By L. Fadi. Life Pacific College.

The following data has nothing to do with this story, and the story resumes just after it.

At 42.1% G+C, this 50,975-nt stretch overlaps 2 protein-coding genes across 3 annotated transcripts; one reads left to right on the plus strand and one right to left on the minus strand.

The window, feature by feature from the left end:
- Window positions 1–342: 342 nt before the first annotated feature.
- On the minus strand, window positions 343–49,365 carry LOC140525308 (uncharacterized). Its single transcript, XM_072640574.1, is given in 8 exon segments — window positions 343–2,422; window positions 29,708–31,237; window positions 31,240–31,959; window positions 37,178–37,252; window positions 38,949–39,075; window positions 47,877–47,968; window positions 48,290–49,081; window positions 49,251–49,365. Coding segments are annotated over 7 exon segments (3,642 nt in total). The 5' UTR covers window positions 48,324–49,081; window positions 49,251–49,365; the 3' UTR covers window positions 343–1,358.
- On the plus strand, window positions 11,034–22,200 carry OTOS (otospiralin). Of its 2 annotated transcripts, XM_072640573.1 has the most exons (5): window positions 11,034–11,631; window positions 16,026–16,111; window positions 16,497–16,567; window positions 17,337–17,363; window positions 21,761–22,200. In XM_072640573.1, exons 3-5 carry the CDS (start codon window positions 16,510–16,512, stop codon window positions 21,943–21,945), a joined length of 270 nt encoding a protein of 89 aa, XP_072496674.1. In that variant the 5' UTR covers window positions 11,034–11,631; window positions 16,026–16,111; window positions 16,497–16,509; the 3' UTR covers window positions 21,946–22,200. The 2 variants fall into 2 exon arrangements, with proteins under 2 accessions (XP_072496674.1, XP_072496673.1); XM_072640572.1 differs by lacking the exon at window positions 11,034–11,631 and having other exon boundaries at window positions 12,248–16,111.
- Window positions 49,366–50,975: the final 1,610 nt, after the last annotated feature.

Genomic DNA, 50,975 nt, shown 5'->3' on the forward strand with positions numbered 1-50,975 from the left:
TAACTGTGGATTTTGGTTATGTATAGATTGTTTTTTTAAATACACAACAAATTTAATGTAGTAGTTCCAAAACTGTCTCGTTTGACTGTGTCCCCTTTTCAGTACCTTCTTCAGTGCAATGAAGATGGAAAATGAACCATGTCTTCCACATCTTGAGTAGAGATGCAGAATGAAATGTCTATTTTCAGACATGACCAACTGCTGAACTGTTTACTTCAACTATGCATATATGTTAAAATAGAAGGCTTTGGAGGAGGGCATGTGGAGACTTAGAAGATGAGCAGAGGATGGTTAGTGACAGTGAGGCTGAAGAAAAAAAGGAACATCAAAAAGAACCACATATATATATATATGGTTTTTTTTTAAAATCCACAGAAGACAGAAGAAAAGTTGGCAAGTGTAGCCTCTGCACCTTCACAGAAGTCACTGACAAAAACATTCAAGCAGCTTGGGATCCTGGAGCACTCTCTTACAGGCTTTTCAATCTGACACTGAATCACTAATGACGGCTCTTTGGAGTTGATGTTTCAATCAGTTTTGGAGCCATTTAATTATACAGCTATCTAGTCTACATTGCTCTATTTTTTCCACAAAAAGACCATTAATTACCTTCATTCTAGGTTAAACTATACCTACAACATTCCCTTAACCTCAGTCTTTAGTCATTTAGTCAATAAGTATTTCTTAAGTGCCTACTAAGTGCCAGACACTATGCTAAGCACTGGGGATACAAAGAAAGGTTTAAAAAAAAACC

O’Connor Trends in patients’ radiation protection: Manufacturers’ research strategy as outlined in industrial property documents B generic 10 mg olmesartan blood pressure healthy vs unhealthy. Spyropoulos The need to foster collaboration between medical physicists and manufacturers through standards in the area of radiation protection of patients A effective 20 mg olmesartan heart attack kush. Ghezaiel Estimate of the annual dose from background radiation inside hospitals and health centres of Kurdistan region and its impact on workers and patients A discount olmesartan 20mg with amex hypertension nos 4019. Ismail The consequences of the lack of specialists in radiation protection in health services and different ways to overcome it R. Katumba Operation of radioprotection committees in hospitals that do not have a specialized radiation protection service R. Lunardon Academic education, clinical training and professional recognition of medical physicists in Argentina M. Mairal Failure on the steps of simulation, planning and delivery of radiation dose in radiotherapy — A reality in clinical practice L. Radiation dose to paediatrics during chest and abdomen X ray examinations at Muhimbili National Hospital (Tanzania): Initial results W. Muhogora Safety education and training in radiation protection for medical workers — A developing country’s experience M. Paci Awareness and attitude of radiographers towards radiation protection in Bangladesh S. Rao Argentina’s situation in tomography and the use of reference levels as a tool to optimize dose in procedures R. Sapiin Adherence to radiation protection rules and procedures in developing countries — A case for Uganda M. Seguya Overview of occupational radiation protection of medical workers in Estonia 2001-2011 J. Shubina Evolution of regulations to ensure radiological safety in diagnostic radiology — Practice in India A. Sonawane Strategy of Indonesia’s nuclear energy regulatory agency to control patient dose in the utilization of radiology diagnostic equipment A. Sutrisno Results of a national program of radiation protection of patients conducted by the relevant medical societies (8 years’ experience) R. Akahane Managing radiation protection and safety in the hospital — Success factors and challenges A. Almén Estimation of population doses from diagnostic radiological and nuclear medicine procedures: A tool for authorities to promote justification and optimization R. Bly Individual radiosensitivity and increasing medical doses: Two serious risk factors for patients M. Bourguignon First results of population dose assessment from X ray and nuclear medicine examinations in Serbia O. Guibelalde Education and training in radiation protection for health care professionals — A survey in Finland R. Pesznyák Methodology and inaccuracies in the estimation of collective effective dose from diagnostic and interventional procedures in a university hospital E. Setting the Scene for the The conference was held in Bonn, 3–7 December 2012, and aimed, in particular, to: Next Decade • Indicate gaps in current approaches to radiation protection in medicine; • Identify tools for improving radiation protection in medicine; • Review advances, challenges and opportunities in the field of radiation protection in medicine; Proceedings of an • Assess the impact of the International Action Plan for the International Conference Radiation Protection of Patients, in order to prepare new international recommendations, taking into account newer 3–7 December 2012 developments. It resulted in the Bonn Call for Action, which will focus efforts Bonn, Germany in radiation protection in medicine in the next decade, and maximize the positive impact of such efforts. Key: b Ref: Myocardial Infarction (591) Davidson’s Principles and Practice of Medicine. A thirty five year old man presents in a clinic with history of chronic productive cough that is worse in the morning and brought on by changes in posture. Key: b Ref: Bronchiectasis (Page 684) Davidson’s Principles and Practice of Medicine. Key: c Ref: Adverse Reaction of First Line Anti Tuberculosis Drugs (Page 702) Davidson’s Principles and Practice of Medicine. A fifteen year old boy who is diabetic presents with pain abdomen, vomiting and shortness of breath. Key: a Ref: Diabetic Ketoacidosis (Page 820) Davidson’s Principles and Practice of Medicine. A ten year old boy gives history of swelling of body starting from face and more on getting up in the morning. On examination his blood pressure is normal, pallor is absent and jugular venous pressure is not raised. Key: e Ref: Nephrotic Syndrome (Page 480) Davidson’s Principles and Practice of Medicine. A young girl comes in the cardiology ward with history of breathlessness and palpitations for last one year. After auscultation of precordium cardiology registrar makes diagnosis of mitral stenosis. The most important sign on which this diagnosis is based is: a) Ejection systolic murmur. Key: b Ref: Mitral Stenosis (Page 619) Davidson’s Principles and Practice of Medicine. Key: a Ref: Rheumatic Fever (Page 618) Davidson’s Principles and Practice of Medicine. An old lady presents with history of fever and left sided chest pain for one month. Examination of respiratory system shows decreased chest movements, stony dull percussion note and absent breath sounds on left side. Key: d Ref: Clinical Exam of Respiratory System (Page 649) Davidson’s Principles and Practice of Medicine. A forty year old woman gives history of fever for last three weeks accompanied by dry cough, night sweats and weight loss. Key: a Ref: Tuberculosis (Page 696) Davidson’s Principles and Practice of Medicine. A young girl complains of nocturnal cough and shortness of breath which disturbs her sleep. Key: c Ref: Bronchial Asthma (Page 673) Davidson’s Principles and Practice of Medicine. A fifteen year old girl presents with history of fever, bleeding from gums and pallor for last fifteen days. Key: a Ref: Acute Leukemia (Page 1040) Davidson’s Principles and Practice of Medicine. Which of the following drugs is used in the treatment of hyperkalemia in acute renal failure: a) Amiloride. Key: d Ref: Treatment of Hyperkalemia, Acute Renal Failure Davidson’s Principles and Practice of Medicine. For the patient with history of fever, headache and neck stiffness, the most important investigation is: a) Cerebrospinal fluid examination. Key: a Ref: Meningitis (Page 1224) Davidson’s Principles and Practice of Medicine. The most common risk factor for chronic obstructive pulmonary disease is: a) Air pollution.